Doxepin Hydrochloride in Treating Esophageal Pain in Patients With Thoracic Cancer Receiving Radiation Therapy to the Thorax With or Without Chemotherapy
Study type: Interventional What is this?
Describes the nature of a clinical study. Types include:
- Observational study — observes people and measures outcomes without affecting results.
- Interventional study (clinical trial) — studies new tests, treatments, drugs, surgical procedures or devices.
- Medical records research — uses historical information collected from medical records of large groups of people to study how diseases progress and which treatments and surgeries work best.
- Rochester, Minnesota: 13-006065
NCT ID: NCT02062632
Sponsor Protocol Number: MC13C1
About this study
This pilot randomized clinical trial studies the effects, good and/or bad, of taking doxepin hydrochloride compared to placebo (inactive drug) in treating esophageal pain in patients with thoracic cancer receiving radiation therapy to the thorax with or without chemotherapy. Doxepin hydrochloride is a tricyclic antidepressant drug which was recently shown to be helpful for mouth pain in patients receiving radiation therapy. Part of doxepin hydrochloride's drug action takes place at the surface of the esophagus, which may be helpful in reducing the pain caused by radiation therapy.
Participant eligibility includes age, gender, type and stage of disease, and previous treatments or health concerns. Guidelines differ from study to study, and identify who can or cannot participate. If you need assistance understanding the eligibility criteria, please contact the study team.
See eligibility criteria
- Histological confirmation of thoracic malignancies including non-small cell lung cancer (NSCLC), small lung cancer (SCLC), lymphoma, thymoma, thymic carcinoma, mesothelioma, sarcoma, and pulmonary or pleural-based metastases
- Planned RT (with or without chemotherapy) to a dose of ≥ 20 Gray (Gy) using 1.60 to 4.00 Gy per daily fraction; if radiation is given twice daily, a cumulative planned dose of ≥ 15 Gy using 1.25 to 2.75 Gy per fraction is required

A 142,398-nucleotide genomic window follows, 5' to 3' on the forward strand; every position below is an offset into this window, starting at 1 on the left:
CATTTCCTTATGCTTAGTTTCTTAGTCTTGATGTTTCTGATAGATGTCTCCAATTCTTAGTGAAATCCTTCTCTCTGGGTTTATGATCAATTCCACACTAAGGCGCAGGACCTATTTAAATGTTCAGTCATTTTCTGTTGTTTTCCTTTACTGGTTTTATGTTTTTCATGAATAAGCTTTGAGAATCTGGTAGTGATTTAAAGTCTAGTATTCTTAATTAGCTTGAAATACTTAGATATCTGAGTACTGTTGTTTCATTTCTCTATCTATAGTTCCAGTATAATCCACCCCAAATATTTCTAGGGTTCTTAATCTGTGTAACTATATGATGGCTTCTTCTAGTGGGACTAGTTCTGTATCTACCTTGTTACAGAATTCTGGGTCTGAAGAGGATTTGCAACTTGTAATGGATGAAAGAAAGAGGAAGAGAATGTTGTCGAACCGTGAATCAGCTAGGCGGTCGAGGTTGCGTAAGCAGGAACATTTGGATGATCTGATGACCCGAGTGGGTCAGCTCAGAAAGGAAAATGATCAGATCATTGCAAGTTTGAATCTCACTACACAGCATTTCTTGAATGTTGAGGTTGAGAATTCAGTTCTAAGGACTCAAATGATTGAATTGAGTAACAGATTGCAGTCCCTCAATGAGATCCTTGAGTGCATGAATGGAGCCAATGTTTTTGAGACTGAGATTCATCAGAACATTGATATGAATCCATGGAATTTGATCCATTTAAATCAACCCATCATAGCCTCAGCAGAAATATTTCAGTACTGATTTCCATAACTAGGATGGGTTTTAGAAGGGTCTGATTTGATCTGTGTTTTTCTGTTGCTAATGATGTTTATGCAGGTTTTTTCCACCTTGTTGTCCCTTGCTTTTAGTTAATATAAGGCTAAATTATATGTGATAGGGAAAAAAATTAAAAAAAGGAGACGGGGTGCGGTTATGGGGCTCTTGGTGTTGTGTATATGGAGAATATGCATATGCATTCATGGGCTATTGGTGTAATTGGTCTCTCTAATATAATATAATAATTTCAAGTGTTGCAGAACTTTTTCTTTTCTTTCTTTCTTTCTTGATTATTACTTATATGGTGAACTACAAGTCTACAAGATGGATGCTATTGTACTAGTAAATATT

- At least 5 cm of the esophagus must be planned to receive radiotherapy, with a minimum dose of at least 10 Gy
- ≥ 4 esophageal pain, either at rest or during swallowing, felt to be related to esophagitis for which the patient wants relief, as measured by asking the following question
- "On a scale of 0 to 10 (0 = no pain; 10 = worst pain), what number best describes your chest pain* (right now) due to your radiation treatment?"
- Radiation can cause inflammation in your esophagus which can feel like a chest pain, either at rest or during swallowing
- Able to swallow
- Eastern Cooperative Oncology Group (ECOG) performance status (PS) 0, 1, or 2
- Direct bilirubin < 2.0 x upper limit of normal (ULN)
- Aspartate transaminase (AST) ≤ 4 x ULN
- Negative pregnancy test done ≤ 28 days prior to registration, for women of childbearing potential only
- Ability to complete questionnaire(s) by themselves or with assistance
- Provide informed written consent
- Willingness to complete evaluation and questionnaires per protocol at the participating institution for follow-up (during the active monitoring phase of the study)
- Willing to provide blood samples for correlative research purposes
- Known allergy to doxepin, tricyclic antidepressants, or any known component of the drug formulation
- Histologic proof of and getting treatment for esophageal, stomach, spinal cord, thyroid, breast, and head and neck cancers and vertebral metastases
- Use of a tricyclic antidepressant or monoamine oxidase inhibitor within the 2 weeks prior to registration
- The presence or strong clinical suspicion of a tracheoesophageal fistula, or known esophageal invasion by cancer
- Current untreated or unresolved esophageal candidiasis or herpes simplex virus (HSV) infection
- Current untreated narrow angle glaucoma
- Current untreated urinary retention ≤ 6 weeks prior to registration
- Co-morbid systemic illnesses or other severe concurrent disease which, in the judgment of the investigator, would make the patient inappropriate for entry into this study or interfere significantly with the proper assessment of safety and toxicity of the prescribed regimens
- Any of the following
- Pregnant women
- Nursing women
Participating Mayo Clinic locations
Study statuses change often. Please contact us for help.
|Mayo Clinic Location
Mayo Clinic principal investigator
Robert Miller, M.D.
Open for enrollment
Cancer Center Clinical Trials Referral Office